"Yes. Well... sort of," he said, taking a chair.

"Sort of?"

"See, there's this interesting little fact I discovered," House said. "Seems that our malpractice insurance company gives us a discount of about $20 million a year, contingent on keeping the lawsuit rates in the oncology department at their current levels. Which, as I'm sure you're well aware, is pretty much contingent on keeping Dr. Wilson in his current position."

He paused to savor the moment. She'd stopped smiling.

"Anyway, it seems to me a raise is in order. I'm thinking, oh, ten percent would be reasonable, don't you?"

"Are you crazy? I can't pay a doctor two million a year! What does this look like to you, Wall Street?" she demanded. He sat back and just smirked at her. She took a deep breath and put the smile back on. "This is completely inappropriate, anyway. I'm not discussing Dr. Wilson's salary with you."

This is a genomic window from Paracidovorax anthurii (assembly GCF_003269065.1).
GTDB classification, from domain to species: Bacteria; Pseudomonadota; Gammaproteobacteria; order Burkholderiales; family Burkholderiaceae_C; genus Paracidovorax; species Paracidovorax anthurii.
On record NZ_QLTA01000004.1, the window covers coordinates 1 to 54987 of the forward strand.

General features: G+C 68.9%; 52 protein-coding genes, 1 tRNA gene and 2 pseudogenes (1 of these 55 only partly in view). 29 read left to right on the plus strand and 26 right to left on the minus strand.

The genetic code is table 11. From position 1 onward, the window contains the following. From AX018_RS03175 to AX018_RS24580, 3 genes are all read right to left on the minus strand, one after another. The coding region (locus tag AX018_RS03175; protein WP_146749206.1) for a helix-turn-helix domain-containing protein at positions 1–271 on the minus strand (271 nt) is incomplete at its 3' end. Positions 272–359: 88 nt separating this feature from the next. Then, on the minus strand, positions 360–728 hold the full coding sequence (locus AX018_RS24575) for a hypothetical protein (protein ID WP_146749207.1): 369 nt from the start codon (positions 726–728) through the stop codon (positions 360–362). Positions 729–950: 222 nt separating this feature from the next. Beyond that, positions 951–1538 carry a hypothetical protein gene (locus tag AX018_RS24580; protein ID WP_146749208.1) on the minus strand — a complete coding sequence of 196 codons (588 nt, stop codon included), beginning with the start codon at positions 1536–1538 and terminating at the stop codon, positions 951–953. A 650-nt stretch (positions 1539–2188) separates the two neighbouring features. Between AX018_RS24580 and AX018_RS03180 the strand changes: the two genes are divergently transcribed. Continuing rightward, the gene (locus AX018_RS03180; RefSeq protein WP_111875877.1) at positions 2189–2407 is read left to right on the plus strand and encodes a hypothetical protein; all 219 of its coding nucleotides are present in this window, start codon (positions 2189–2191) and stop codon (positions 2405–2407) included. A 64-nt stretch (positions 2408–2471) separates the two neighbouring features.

"Then I guess you'd better start working on a couple of want ads," he said cheerfully.

"A couple of want ads?"

"Part of the Hopkins offer is a domestic partner placement service," he said. "I had a little chat with them, and they'd give me a research lab and no clinic hours. I don't really care about being a department head anyway, so -- oh, I'm sorry, am I shocking you?"

Cuddy glared at him. "No, but thanks for trying! That's how you talked him out of it?"

He shrugged modestly. "What can I say? I had to make him an offer he couldn't refuse."

"Okay, you know what, that makes me feel sorry enough for him I am going to give him a raise," Cuddy said. "But he's not getting anything like two million. I'll bump him to $400,000 with a 1 percent annual bonus of the discount we get from the insurance company."

"Make the bonus 2 percent."

"Base of $500,000 plus the 1 percent, and that's my final offer."

"Done," he said. "And -- "

"You are not getting out of clinic duty."

"Damn," he muttered.